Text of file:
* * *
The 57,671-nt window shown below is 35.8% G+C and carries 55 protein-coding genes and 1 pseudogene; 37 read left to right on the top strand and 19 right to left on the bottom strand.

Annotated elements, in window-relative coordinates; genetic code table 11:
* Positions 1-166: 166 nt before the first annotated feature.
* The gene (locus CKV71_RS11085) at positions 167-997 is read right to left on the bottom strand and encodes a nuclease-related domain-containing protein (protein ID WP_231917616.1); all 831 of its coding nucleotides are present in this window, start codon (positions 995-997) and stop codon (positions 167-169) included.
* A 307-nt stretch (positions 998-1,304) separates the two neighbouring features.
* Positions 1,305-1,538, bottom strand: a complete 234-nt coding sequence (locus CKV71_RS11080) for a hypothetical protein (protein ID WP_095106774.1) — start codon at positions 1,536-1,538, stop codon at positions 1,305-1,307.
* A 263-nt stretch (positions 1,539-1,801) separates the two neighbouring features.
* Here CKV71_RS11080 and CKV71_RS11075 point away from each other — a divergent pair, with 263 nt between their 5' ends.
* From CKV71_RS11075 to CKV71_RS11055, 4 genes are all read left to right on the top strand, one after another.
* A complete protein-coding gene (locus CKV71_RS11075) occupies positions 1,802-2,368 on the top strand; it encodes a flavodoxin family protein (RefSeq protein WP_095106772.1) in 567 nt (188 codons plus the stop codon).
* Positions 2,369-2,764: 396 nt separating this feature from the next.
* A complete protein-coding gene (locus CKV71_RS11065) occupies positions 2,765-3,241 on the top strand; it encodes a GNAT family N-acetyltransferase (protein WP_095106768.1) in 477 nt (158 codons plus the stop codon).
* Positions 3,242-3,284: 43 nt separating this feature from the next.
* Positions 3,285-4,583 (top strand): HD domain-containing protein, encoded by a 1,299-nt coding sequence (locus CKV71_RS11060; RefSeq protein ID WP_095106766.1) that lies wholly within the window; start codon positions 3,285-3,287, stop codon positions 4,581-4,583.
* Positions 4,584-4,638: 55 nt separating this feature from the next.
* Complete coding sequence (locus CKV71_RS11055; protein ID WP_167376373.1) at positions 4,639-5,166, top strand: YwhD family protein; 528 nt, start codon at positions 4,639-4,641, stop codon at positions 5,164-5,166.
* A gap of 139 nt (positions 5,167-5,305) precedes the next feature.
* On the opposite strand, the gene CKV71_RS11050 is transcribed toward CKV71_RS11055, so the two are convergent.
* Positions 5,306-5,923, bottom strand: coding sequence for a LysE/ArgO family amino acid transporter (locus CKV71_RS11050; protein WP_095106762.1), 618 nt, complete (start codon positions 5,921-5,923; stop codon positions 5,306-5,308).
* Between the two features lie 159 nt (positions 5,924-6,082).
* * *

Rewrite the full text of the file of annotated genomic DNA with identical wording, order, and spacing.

The 57,671-nt window shown below is 35.8% G+C and carries 55 protein-coding genes and 1 pseudogene; 37 read left to right on the top strand and 19 right to left on the bottom strand.

Annotated elements, in window-relative coordinates; genetic code table 11:
* Positions 1-166: 166 nt before the first annotated feature.
* The gene (locus CKV71_RS11085) at positions 167-997 is read right to left on the bottom strand and encodes a nuclease-related domain-containing protein (protein ID WP_231917616.1); all 831 of its coding nucleotides are present in this window, start codon (positions 995-997) and stop codon (positions 167-169) included.
* A 307-nt stretch (positions 998-1,304) separates the two neighbouring features.
* Positions 1,305-1,538, bottom strand: a complete 234-nt coding sequence (locus CKV71_RS11080) for a hypothetical protein (protein ID WP_095106774.1) — start codon at positions 1,536-1,538, stop codon at positions 1,305-1,307.
* A 263-nt stretch (positions 1,539-1,801) separates the two neighbouring features.
* Here CKV71_RS11080 and CKV71_RS11075 point away from each other — a divergent pair, with 263 nt between their 5' ends.
* From CKV71_RS11075 to CKV71_RS11055, 4 genes are all read left to right on the top strand, one after another.
* A complete protein-coding gene (locus CKV71_RS11075) occupies positions 1,802-2,368 on the top strand; it encodes a flavodoxin family protein (RefSeq protein WP_095106772.1) in 567 nt (188 codons plus the stop codon).
* Positions 2,369-2,764: 396 nt separating this feature from the next.
* A complete protein-coding gene (locus CKV71_RS11065) occupies positions 2,765-3,241 on the top strand; it encodes a GNAT family N-acetyltransferase (protein WP_095106768.1) in 477 nt (158 codons plus the stop codon).
* Positions 3,242-3,284: 43 nt separating this feature from the next.
* Positions 3,285-4,583 (top strand): HD domain-containing protein, encoded by a 1,299-nt coding sequence (locus CKV71_RS11060; RefSeq protein ID WP_095106766.1) that lies wholly within the window; start codon positions 3,285-3,287, stop codon positions 4,581-4,583.
* Positions 4,584-4,638: 55 nt separating this feature from the next.
* Complete coding sequence (locus CKV71_RS11055; protein ID WP_167376373.1) at positions 4,639-5,166, top strand: YwhD family protein; 528 nt, start codon at positions 4,639-4,641, stop codon at positions 5,164-5,166.
* A gap of 139 nt (positions 5,167-5,305) precedes the next feature.
* On the opposite strand, the gene CKV71_RS11050 is transcribed toward CKV71_RS11055, so the two are convergent.
* Positions 5,306-5,923, bottom strand: coding sequence for a LysE/ArgO family amino acid transporter (locus CKV71_RS11050; protein WP_095106762.1), 618 nt, complete (start codon positions 5,921-5,923; stop codon positions 5,306-5,308).
* Between the two features lie 159 nt (positions 5,924-6,082).